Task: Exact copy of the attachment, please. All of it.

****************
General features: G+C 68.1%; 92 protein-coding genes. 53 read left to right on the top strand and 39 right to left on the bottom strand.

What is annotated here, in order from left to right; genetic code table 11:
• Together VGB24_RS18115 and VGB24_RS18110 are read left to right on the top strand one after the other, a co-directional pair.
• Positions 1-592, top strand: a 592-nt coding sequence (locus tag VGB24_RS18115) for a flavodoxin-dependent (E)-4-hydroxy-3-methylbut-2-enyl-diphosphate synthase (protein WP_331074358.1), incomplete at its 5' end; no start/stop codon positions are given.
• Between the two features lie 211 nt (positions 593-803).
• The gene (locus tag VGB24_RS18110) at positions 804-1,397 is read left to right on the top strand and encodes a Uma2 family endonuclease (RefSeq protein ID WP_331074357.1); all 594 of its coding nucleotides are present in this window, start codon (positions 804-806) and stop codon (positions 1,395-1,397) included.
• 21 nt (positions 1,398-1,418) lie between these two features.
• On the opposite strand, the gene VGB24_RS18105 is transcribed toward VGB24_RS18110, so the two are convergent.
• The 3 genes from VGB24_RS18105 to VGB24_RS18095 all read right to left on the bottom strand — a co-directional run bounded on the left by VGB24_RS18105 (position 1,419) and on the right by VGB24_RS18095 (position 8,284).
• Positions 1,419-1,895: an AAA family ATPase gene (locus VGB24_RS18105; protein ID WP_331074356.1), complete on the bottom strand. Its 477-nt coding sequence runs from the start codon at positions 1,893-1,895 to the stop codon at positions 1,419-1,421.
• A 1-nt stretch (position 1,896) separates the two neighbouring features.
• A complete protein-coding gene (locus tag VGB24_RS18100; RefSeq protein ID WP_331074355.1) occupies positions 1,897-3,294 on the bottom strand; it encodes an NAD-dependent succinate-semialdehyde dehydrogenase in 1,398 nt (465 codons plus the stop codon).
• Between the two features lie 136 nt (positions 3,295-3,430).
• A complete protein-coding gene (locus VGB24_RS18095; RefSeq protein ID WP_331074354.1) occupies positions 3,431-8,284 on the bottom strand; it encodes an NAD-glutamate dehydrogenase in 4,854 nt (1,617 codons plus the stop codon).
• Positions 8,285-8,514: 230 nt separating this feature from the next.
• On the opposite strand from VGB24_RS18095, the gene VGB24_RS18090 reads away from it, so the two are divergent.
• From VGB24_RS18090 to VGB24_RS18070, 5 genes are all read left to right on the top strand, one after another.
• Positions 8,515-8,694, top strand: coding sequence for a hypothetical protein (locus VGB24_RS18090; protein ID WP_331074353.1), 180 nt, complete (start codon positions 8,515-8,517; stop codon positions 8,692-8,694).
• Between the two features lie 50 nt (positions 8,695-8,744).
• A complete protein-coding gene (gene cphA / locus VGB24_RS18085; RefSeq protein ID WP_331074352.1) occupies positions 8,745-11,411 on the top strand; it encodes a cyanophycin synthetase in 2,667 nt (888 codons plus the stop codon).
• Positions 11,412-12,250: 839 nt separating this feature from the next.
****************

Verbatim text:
General features: G+C 68.1%; 92 protein-coding genes. 53 read left to right on the top strand and 39 right to left on the bottom strand.

What is annotated here, in order from left to right; genetic code table 11:
• Together VGB24_RS18115 and VGB24_RS18110 are read left to right on the top strand one after the other, a co-directional pair.
• Positions 1-592, top strand: a 592-nt coding sequence (locus tag VGB24_RS18115) for a flavodoxin-dependent (E)-4-hydroxy-3-methylbut-2-enyl-diphosphate synthase (protein WP_331074358.1), incomplete at its 5' end; no start/stop codon positions are given.
• Between the two features lie 211 nt (positions 593-803).
• The gene (locus tag VGB24_RS18110) at positions 804-1,397 is read left to right on the top strand and encodes a Uma2 family endonuclease (RefSeq protein ID WP_331074357.1); all 594 of its coding nucleotides are present in this window, start codon (positions 804-806) and stop codon (positions 1,395-1,397) included.
• 21 nt (positions 1,398-1,418) lie between these two features.
• On the opposite strand, the gene VGB24_RS18105 is transcribed toward VGB24_RS18110, so the two are convergent.
• The 3 genes from VGB24_RS18105 to VGB24_RS18095 all read right to left on the bottom strand — a co-directional run bounded on the left by VGB24_RS18105 (position 1,419) and on the right by VGB24_RS18095 (position 8,284).
• Positions 1,419-1,895: an AAA family ATPase gene (locus VGB24_RS18105; protein ID WP_331074356.1), complete on the bottom strand. Its 477-nt coding sequence runs from the start codon at positions 1,893-1,895 to the stop codon at positions 1,419-1,421.
• A 1-nt stretch (position 1,896) separates the two neighbouring features.
• A complete protein-coding gene (locus tag VGB24_RS18100; RefSeq protein ID WP_331074355.1) occupies positions 1,897-3,294 on the bottom strand; it encodes an NAD-dependent succinate-semialdehyde dehydrogenase in 1,398 nt (465 codons plus the stop codon).
• Between the two features lie 136 nt (positions 3,295-3,430).
• A complete protein-coding gene (locus VGB24_RS18095; RefSeq protein ID WP_331074354.1) occupies positions 3,431-8,284 on the bottom strand; it encodes an NAD-glutamate dehydrogenase in 4,854 nt (1,617 codons plus the stop codon).
• Positions 8,285-8,514: 230 nt separating this feature from the next.
• On the opposite strand from VGB24_RS18095, the gene VGB24_RS18090 reads away from it, so the two are divergent.
• From VGB24_RS18090 to VGB24_RS18070, 5 genes are all read left to right on the top strand, one after another.
• Positions 8,515-8,694, top strand: coding sequence for a hypothetical protein (locus VGB24_RS18090; protein ID WP_331074353.1), 180 nt, complete (start codon positions 8,515-8,517; stop codon positions 8,692-8,694).
• Between the two features lie 50 nt (positions 8,695-8,744).
• A complete protein-coding gene (gene cphA / locus VGB24_RS18085; RefSeq protein ID WP_331074352.1) occupies positions 8,745-11,411 on the top strand; it encodes a cyanophycin synthetase in 2,667 nt (888 codons plus the stop codon).
• Positions 11,412-12,250: 839 nt separating this feature from the next.